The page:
Gain a better understanding of panic disorder by sharing in Dylan's story.
A body’s natural response to potential danger is the fight or flight response. This brain response occurs immediately upon perception of danger and activates many brain areas designed to protect you from danger. As part of this response, the brain orchestrates the release of adrenaline and other hormones throughout your body, so you can respond to the threat. This protective mechanism is called the fight or flight response and the emotional and physical components are know as panic.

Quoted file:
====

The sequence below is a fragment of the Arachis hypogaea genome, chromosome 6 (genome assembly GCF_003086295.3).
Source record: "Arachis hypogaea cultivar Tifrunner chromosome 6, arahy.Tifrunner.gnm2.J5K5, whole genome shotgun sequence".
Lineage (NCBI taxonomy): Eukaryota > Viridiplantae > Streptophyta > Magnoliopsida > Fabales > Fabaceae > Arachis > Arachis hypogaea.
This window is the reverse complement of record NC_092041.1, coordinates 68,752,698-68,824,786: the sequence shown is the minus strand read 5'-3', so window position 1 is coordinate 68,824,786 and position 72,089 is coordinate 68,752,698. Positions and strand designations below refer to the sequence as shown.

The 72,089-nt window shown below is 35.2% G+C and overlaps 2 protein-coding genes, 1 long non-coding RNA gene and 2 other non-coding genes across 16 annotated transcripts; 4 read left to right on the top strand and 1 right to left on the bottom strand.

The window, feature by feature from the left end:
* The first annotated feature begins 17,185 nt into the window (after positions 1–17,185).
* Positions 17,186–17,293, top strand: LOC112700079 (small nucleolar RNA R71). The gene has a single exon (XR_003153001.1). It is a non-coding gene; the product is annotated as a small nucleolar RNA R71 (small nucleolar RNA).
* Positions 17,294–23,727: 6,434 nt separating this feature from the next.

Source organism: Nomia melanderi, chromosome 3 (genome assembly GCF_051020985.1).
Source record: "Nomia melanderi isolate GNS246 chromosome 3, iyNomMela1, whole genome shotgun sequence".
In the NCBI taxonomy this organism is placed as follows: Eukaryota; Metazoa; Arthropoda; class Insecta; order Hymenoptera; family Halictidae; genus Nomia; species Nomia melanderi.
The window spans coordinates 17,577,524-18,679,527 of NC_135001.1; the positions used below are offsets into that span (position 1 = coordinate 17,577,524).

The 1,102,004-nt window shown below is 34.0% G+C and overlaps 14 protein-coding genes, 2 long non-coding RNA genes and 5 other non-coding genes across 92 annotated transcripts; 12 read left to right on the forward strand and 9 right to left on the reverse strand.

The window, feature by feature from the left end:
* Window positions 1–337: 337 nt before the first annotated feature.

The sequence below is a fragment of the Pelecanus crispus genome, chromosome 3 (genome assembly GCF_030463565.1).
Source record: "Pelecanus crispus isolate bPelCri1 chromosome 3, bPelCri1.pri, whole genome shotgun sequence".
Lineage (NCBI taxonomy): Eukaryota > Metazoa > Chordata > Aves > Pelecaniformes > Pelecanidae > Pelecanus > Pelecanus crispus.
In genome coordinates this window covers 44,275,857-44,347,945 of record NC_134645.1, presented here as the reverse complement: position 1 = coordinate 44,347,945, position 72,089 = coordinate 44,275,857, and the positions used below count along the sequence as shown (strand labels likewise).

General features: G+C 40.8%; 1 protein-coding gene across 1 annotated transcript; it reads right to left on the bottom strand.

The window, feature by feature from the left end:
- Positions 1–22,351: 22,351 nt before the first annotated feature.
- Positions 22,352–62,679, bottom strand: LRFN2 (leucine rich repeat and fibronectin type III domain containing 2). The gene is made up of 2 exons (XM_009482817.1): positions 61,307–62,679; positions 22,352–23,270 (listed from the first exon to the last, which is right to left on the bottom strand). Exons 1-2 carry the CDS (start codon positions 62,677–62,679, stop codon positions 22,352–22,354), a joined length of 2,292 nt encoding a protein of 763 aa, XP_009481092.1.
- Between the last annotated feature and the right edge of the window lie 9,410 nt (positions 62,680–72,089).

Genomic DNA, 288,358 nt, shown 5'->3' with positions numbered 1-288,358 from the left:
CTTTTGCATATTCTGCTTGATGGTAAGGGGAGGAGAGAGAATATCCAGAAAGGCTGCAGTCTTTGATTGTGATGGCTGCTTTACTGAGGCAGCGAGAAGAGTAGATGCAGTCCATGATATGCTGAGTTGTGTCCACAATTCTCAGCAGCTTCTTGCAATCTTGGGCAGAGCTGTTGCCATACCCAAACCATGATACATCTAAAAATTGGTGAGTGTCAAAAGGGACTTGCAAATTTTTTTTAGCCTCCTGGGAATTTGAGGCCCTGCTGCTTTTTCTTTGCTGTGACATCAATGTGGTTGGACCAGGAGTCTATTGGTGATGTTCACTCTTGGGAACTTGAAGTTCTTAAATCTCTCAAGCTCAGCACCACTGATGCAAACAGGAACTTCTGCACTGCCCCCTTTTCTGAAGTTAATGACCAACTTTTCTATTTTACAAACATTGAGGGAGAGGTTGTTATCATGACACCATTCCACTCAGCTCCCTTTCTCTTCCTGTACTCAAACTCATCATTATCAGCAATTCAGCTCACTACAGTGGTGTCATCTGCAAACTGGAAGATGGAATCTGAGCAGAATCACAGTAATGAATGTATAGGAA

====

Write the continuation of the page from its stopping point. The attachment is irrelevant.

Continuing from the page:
Sometimes, panic can occur "out of the blue", when there is no danger. This is clearly not useful, and can cause significant problems for the person who experiences the panic. If a person experiences many panic attacks they often begin to worry in anticipation of having an attack. Sometimes this worry becomes so strong that they avoid going to places where a panic attack might happen. For some people this may lead to agoraphobia or severe limitations to where they feel comfortable going (such as: school; the mall; driving on the highway; etc.).
Learn more about Teen Panic Disorder Treatment